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*Cathal Malone chases back to try win possession for Clare. Photograph: Gerard O’Neill

Twelve points separated Clare and Waterford in Sunday’s Munster SHC tie, Eoin Brennan reflects back on the encounter to dish out the latest player ratings.

1: Eibhear Quilligan
For the second successive outing, had precious little goal attempts to contend with as Clare’s new-look rearguard proved equally as miserly. Puck-outs and sweeper option clearances were both assured and deadly accurate and even got a hurley to Dessie Hutchinson’s piledriver that nestled into the top right corner of the net after a quick Shane Bennett 44th minute. With the result beyond doubt, made way for Eamonn Foudy to make his debut late on.
Rating: 7

4: Cian Nolan
A first taste of senior championship action for the Smith O’Brien’s defender and he was really tested too as it was essentially a baptism of fire to have to first mark the lively Jamie Barron before an injury saw him being replaced by experienced marksman Stephen Bennett. Quickly got to know the Ballysaggart forward intimately which earned both a yellow card but Nolan never let such an early set-back impact his performance.
Rating: 7

3: Conor Cleary
Clare’s defensive lynchpin kept a tight rein on proceedings in what was a regigged backline. Much like the Limerick outing seven days previously, wasn’t always an orthodox full-back as he flitted between following marker Patrick Curran out the field and holding firm in a sweeper role in Clare’s last line. His roaming ventures did allow the Miltown native a rare shot at the posts while also almost teeing up Peter Duggan for a goal at the turn of the opening quarter.
Rating: 7

2: Rory Hayes
While the attacking division were busy putting clear daylight between the sides, Clare’s corner-block Hayes was dissecting any remaining Waterford hope by nullifying their main threat Dessie Hutchinson. Indeed, the Ballygunner scorer-in-chief had to drop deep in order to get on the ball and procure some much-needed scores, with Hayes also hitting a wide as well as clearing a ball off the line in the opening period. With the result sorted, came off to allow Adam Hogan his debut.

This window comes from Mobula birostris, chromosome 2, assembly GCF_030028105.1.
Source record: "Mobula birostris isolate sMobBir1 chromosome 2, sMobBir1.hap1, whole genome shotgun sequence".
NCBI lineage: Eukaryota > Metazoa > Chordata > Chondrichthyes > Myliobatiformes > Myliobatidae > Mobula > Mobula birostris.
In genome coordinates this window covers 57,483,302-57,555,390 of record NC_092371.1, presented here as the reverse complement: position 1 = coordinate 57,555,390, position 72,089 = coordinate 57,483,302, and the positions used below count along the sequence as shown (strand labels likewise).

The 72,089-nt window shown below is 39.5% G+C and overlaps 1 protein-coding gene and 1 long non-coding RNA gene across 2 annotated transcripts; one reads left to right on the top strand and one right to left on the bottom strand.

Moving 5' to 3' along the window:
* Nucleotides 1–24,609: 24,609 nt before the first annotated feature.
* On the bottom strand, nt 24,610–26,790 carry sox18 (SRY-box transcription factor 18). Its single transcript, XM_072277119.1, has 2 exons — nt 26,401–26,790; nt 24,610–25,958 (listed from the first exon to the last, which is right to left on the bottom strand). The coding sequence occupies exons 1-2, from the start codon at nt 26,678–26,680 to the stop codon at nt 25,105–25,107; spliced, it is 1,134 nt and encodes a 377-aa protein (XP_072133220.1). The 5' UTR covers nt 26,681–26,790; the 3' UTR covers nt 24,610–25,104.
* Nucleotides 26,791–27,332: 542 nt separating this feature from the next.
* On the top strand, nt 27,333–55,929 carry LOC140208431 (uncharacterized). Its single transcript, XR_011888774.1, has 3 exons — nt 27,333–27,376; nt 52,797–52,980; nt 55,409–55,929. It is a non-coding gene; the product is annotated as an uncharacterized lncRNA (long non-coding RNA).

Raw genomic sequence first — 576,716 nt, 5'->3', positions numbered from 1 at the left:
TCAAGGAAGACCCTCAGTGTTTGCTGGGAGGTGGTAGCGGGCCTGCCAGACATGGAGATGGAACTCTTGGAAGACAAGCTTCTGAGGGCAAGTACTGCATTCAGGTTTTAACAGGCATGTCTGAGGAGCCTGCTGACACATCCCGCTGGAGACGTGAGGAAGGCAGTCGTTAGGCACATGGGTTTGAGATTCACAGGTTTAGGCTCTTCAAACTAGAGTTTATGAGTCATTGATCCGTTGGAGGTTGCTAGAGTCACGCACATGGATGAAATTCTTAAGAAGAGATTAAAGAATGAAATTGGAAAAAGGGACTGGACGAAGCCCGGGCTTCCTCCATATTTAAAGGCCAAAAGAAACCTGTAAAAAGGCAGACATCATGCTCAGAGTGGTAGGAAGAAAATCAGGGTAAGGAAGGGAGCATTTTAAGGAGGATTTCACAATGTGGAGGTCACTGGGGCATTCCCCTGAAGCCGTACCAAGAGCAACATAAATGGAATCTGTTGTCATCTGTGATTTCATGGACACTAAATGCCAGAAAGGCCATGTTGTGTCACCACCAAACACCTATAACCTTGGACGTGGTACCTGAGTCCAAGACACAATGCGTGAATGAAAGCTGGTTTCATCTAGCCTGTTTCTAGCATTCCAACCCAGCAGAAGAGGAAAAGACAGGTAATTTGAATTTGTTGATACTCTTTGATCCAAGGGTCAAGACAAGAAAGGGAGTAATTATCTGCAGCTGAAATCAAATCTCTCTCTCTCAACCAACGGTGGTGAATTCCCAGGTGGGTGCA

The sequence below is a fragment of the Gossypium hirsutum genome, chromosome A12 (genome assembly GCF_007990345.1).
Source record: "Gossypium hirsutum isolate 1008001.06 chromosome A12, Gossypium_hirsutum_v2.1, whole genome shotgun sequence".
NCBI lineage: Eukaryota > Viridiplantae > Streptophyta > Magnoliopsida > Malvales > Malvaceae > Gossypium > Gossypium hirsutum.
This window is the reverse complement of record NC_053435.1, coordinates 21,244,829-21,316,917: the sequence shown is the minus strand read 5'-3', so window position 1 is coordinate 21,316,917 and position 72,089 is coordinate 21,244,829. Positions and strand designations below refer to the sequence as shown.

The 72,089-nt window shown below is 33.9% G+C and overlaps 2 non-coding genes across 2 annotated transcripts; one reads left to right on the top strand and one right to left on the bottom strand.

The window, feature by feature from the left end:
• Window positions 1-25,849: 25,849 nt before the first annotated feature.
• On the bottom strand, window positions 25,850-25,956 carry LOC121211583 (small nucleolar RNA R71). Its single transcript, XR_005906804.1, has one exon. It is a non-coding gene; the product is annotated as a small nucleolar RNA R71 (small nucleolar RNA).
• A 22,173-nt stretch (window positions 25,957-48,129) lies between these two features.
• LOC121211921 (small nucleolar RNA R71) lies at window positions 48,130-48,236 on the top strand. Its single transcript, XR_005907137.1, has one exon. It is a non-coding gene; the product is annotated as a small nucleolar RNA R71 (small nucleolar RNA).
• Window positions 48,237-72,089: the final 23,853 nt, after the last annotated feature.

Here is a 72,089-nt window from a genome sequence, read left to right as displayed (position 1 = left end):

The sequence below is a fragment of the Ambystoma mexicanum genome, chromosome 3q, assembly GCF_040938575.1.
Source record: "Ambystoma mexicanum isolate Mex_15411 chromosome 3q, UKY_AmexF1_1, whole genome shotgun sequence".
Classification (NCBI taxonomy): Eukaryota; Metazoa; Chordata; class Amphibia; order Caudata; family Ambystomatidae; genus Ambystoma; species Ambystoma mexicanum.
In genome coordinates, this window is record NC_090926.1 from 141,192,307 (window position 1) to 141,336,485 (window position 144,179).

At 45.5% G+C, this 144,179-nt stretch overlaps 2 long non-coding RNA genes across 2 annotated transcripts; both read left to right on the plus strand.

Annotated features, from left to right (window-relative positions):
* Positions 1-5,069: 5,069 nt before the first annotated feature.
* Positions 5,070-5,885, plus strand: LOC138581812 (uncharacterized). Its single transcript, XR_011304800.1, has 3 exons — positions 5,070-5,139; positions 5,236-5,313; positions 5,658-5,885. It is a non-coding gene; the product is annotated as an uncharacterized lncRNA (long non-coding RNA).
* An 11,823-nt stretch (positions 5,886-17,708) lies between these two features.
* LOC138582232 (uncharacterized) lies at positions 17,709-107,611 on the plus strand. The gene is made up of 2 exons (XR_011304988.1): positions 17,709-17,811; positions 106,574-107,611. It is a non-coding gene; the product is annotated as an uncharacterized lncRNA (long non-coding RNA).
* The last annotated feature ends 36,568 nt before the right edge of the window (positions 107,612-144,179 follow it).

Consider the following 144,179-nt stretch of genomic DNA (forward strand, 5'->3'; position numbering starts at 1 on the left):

Rating: 8

5: Jack Browne
Despite being originally named to line out against Limerick seven days earlier, the Ballyea defender finally made his first championship start in 18 months incidentally against the same opponents. Was effectively combative throughout as more a sitting wing-back rather than an overlapping runner but crucially helped clear the danger from a late Stephen Bennett 20 metre free while also having a go for a score of his own in the opening period.
Rating: 7

6: Aaron Fitzgerald
Not only handed a first senior championship starting berth but the prestigious centre-back role to boot to complete a provincial dual double in a Clare jersey. Chased and harassed throughout despite Waterford’s attempt to open a chasm through the centre of defence as Neil Montgomery didn’t exact play a quintessential number 11 role. With the game done and dusted, was substituted for another debutante Darragh Lohan entering the final quarter.
Rating: 7

7: David McInerney
Won an All-Star in Clare’s All-Ireland winning season in 2013 but is arguably playing his best hurling currently as not only a physically dominant defender but also as an extra attacking option, particularly from puck-outs. That was keenly demonstrated by two excellent first half points that stemmed directly from Eibhear Quilligan restarts to take his overall 2022 championship tally to five points in four matches.
Rating: 8

10: Cathal Malone
Proudly captained a Clare senior team in championship action for the very first time and it would prove inspirational in the North Clare native garnering his biggest haul of the championship so far when raiding for four points. Three of those came in a five minute spell at the turn of the final quarter, each one from an acute angle on the right wing to boost the Banner to their biggest cushion of the entire provincial campaign at a whopping 20 points.
Rating: 8

9: Shane Golden